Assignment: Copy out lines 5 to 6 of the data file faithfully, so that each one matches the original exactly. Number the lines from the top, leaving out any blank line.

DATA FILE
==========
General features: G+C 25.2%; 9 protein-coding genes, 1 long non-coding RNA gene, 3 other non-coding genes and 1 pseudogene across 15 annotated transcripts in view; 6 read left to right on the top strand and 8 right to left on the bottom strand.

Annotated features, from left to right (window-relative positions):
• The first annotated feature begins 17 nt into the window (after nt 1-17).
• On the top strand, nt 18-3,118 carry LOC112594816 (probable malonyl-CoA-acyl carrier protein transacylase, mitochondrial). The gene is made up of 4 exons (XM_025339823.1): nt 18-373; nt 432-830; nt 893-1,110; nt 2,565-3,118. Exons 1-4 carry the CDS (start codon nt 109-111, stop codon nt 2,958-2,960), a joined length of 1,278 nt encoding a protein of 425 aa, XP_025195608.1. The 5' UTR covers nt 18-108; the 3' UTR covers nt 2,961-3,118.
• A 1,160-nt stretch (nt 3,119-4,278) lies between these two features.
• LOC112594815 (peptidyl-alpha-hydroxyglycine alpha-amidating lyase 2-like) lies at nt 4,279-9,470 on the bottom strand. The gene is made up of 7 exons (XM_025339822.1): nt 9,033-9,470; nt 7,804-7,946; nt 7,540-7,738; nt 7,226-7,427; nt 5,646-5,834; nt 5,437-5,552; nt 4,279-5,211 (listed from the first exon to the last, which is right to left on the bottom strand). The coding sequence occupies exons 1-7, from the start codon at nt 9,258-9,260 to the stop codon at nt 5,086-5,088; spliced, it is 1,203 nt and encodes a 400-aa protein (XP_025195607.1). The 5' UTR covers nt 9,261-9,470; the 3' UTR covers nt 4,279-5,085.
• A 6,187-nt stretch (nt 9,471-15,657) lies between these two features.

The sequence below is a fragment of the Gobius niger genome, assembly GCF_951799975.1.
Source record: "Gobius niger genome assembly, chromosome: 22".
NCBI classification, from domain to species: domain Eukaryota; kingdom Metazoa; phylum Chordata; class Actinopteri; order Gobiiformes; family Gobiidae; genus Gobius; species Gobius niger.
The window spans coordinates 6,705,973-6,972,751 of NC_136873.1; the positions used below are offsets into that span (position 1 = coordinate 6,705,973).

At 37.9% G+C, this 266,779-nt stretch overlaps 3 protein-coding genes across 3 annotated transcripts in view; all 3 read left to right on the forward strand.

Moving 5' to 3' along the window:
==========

• A 1,160-nt stretch (nt 3,119-4,278) lies between these two features.
• LOC112594815 (peptidyl-alpha-hydroxyglycine alpha-amidating lyase 2-like) lies at nt 4,279-9,470 on the bottom strand. The gene is made up of 7 exons (XM_025339822.1): nt 9,033-9,470; nt 7,804-7,946; nt 7,540-7,738; nt 7,226-7,427; nt 5,646-5,834; nt 5,437-5,552; nt 4,279-5,211 (listed from the first exon to the last, which is right to left on the bottom strand). The coding sequence occupies exons 1-7, from the start codon at nt 9,258-9,260 to the stop codon at nt 5,086-5,088; spliced, it is 1,203 nt and encodes a 400-aa protein (XP_025195607.1). The 5' UTR covers nt 9,261-9,470; the 3' UTR covers nt 4,279-5,085.